And so, to my number 1 choice. It really couldn’t be any other artist for me. I have just about everything he’s ever recorded, and I’ve probably seen him perform live more times than any other artist. From the first time I heard ‘Guitar Town’, his 1986 debut album, I was hooked and my appreciation of his songs and his abilities as a musician and performer haven’t wavered since that time. Stephen Fain Earle is, for me, the best of the best. When I listen to Earle I can hear all of his influences but still hear how he has raised himself above them. I love many of the musicians he names as his big influencers, like Townes van Zandt and Guy Clark, but my appreciation of them only came about because that’s where Steve Earle’s music led me. Above everything else is his ability as a songwriter, which has just continued to grow with each passing year. For me, he hit the pinnacle of his writing career to date with 2020’s ‘Ghosts of West Virginia’, a slow-burn album that gets better with every listen and really gets into the heart of the mining industry from the mine worker’s perspective. It’s not just about West Virginia but is relevant to mining communities the world over. It’s an outstanding piece of narrative songwriting and it’s hard to imagine any other artist who could pull something like this off with such aplomb.

Steve Earle is, of course, more than just a singer and songwriter. He’s an acclaimed actor, an activist fiercely opposed to capital punishment, a successful author, and a playwright. His ‘Guitar Town’ series on YouTube is also well worth checking out if you’re into guitars, as each episode takes you through a different guitar in his extensive collection of vintage instruments and shows he has presenter skills as well. There doesn’t seem to be much he can’t do!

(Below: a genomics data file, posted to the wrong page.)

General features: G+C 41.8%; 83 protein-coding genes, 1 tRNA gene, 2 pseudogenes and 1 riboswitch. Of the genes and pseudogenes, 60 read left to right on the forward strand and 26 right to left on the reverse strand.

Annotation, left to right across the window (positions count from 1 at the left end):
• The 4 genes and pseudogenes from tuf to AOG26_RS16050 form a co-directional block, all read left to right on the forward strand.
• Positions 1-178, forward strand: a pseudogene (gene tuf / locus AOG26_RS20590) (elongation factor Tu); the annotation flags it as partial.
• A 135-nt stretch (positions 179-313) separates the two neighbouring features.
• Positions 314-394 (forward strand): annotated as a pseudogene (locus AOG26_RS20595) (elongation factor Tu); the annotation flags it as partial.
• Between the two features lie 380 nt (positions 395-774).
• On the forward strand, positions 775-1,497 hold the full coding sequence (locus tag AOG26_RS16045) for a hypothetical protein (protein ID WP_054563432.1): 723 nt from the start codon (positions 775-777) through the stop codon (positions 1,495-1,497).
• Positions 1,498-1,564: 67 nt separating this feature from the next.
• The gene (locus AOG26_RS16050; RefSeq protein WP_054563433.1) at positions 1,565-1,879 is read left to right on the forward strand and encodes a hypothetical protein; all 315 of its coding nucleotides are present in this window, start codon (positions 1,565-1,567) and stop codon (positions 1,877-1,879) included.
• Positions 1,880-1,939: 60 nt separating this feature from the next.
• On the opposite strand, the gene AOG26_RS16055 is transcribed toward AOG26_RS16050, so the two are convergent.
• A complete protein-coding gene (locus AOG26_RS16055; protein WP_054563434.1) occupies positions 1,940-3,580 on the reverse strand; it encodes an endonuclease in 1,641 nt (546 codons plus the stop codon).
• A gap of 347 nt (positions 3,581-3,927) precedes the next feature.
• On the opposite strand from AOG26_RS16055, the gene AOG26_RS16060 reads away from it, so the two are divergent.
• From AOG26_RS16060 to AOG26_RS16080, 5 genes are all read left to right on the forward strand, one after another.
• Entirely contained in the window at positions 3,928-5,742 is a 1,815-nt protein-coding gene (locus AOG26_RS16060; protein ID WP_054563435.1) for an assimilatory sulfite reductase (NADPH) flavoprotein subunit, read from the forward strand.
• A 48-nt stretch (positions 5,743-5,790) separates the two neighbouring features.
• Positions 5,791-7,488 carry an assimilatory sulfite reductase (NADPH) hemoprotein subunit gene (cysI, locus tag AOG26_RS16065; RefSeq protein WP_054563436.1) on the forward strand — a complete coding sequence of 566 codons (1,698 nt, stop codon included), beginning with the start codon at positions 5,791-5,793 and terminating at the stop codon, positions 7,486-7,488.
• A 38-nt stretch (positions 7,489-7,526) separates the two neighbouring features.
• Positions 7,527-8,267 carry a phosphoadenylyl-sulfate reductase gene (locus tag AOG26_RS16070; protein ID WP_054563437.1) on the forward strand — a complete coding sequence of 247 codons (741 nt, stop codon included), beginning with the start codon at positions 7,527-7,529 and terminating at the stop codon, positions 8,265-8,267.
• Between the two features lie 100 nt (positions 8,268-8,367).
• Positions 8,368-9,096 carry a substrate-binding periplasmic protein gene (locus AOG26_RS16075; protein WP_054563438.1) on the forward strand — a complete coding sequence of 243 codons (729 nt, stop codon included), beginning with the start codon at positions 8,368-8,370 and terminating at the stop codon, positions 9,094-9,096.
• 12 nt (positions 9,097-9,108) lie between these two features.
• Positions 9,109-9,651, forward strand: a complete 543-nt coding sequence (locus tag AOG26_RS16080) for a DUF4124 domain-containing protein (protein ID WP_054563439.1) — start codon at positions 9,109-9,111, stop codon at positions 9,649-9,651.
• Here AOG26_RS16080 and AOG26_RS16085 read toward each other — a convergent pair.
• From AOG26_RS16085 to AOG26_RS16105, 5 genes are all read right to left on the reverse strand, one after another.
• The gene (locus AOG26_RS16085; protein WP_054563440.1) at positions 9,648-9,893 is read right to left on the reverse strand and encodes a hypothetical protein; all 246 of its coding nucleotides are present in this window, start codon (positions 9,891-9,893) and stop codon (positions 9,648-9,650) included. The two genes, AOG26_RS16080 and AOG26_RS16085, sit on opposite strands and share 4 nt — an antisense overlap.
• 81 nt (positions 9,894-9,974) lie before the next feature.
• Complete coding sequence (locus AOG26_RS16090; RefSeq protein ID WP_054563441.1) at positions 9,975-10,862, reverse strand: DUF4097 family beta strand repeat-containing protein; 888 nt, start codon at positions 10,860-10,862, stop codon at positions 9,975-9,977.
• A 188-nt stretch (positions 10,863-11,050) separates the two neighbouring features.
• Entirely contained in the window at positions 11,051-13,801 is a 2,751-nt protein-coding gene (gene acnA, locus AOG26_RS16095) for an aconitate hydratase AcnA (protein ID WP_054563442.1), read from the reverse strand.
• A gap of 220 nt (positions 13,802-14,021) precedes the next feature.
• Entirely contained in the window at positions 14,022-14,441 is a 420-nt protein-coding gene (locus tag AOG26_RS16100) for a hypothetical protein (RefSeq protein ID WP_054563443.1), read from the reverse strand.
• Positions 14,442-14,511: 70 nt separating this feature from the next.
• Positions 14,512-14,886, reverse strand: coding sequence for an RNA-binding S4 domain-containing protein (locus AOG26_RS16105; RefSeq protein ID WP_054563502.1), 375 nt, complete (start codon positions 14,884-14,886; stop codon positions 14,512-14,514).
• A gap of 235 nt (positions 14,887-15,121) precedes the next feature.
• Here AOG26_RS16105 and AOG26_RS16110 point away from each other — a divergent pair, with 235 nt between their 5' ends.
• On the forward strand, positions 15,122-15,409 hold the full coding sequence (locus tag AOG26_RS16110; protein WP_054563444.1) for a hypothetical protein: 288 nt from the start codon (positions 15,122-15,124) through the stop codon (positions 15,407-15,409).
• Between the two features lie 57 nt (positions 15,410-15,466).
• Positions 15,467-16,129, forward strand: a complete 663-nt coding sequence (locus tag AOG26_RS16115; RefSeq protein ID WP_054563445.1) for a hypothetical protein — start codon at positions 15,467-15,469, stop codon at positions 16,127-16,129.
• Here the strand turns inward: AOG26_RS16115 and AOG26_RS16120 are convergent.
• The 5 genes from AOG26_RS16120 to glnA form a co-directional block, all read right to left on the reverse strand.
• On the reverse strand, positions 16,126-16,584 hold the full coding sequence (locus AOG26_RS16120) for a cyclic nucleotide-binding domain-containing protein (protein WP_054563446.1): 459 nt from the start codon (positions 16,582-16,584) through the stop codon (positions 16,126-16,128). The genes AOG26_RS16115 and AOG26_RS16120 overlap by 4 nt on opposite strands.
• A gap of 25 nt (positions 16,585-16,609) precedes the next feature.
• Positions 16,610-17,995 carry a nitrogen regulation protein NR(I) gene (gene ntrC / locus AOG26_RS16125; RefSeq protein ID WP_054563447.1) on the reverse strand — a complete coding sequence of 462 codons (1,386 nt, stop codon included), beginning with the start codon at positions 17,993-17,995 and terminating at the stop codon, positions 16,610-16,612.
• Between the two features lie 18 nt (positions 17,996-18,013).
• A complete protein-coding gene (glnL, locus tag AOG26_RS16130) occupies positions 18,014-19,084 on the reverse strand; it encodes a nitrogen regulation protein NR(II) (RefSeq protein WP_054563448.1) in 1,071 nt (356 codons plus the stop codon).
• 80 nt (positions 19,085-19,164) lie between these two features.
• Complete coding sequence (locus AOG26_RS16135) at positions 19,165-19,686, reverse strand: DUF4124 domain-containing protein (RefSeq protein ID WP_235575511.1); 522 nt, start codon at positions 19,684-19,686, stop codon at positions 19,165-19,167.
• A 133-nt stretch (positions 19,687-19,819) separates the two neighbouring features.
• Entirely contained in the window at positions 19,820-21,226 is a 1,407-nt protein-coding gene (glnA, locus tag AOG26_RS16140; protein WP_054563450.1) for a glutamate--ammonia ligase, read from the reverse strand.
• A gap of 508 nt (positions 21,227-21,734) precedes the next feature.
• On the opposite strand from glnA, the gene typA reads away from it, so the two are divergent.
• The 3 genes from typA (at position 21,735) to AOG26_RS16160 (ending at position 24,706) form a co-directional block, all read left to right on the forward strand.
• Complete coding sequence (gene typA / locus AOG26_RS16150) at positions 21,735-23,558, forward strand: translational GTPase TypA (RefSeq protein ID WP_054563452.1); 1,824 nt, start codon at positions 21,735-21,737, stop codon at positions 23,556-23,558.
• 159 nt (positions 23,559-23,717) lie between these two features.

Steve Earle is everything we expect from a great americana artist. His music incorporates folk, country, blues, and rock and he’s even ventured into bluegrass territory (1999’s ‘The Mountain’, recorded with the Del McCoury Band). He addresses the issues that need addressing, he’s not afraid to speak out and he’s not afraid to try something new and he’s also not afraid to put his own spin on the things he does try. He’s a collaborator who enjoys working with others but is equally happy to walk out on stage with just an acoustic guitar. He has, so far, recorded 22 studio albums, 6 live albums, and released 9 compilations. He has received 7 Grammy nominations and won the award on 3 occasions. And as has been noted before, he writes very, very good songs. Rick Bayles

“Of all the artists on this list Steve Earle most consistently draws on all the components of americana. A country boy on debut  ‘Guitar Town’ and ‘Exit 0’ to full-on rocker on ‘Copperhead Road’ and ‘The Revolution Starts Now’ , bluegrass with Del McCroury on ‘The Mountain’ and touching tributes to the two great songwriters who set him on his own creative path, ‘Townes’ and ‘Guy’, not to mention the grief of doing likewise for his own son, ‘J.T.’. Always on the side of the downtrodden and exploited ‘Ghosts of West Virginia’ Earle embodies the spirit of Guthrie and Seeger. After achieving success the “Hardcore Troubadour” increasingly battled his own demons that nearly defeated him.  Earle’s recovery from addiction and a spell inside led to a more thoughtful approach but his fury at the many injustices he saw in the world never lie far from the surface. Solo or with his impressive band The Dukes, Earle’s shows over the years have been a constant reminder of why, were I ever to be asked who is the greatest americana artist ever, I’d say Steve Earle. May that ‘Hillbilly Highway’ go on and on.” Lyndon Bolton

Tomorrow we reveal our runner-up. Join us here.

About Clint West 319 Articles
From buying my first record aged 10 and attending my first gig at 14, music has been a lifelong obsession. A proud native of Suffolk, I have lived in and around Manchester for the best part of 30 years. My idea of a perfect day would be a new record arriving in the post in the morning, watching Ipswich Town win in the afternoon followed by a gig and a pint with my mates at night,
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Andrew Riggs

Only two spots left has to be WILCO & DBT?


I might be dumb…
But I dont see the other 9 anywhere.


Oh, i just saw that the next one is released tomorrow. No thank you. Boring.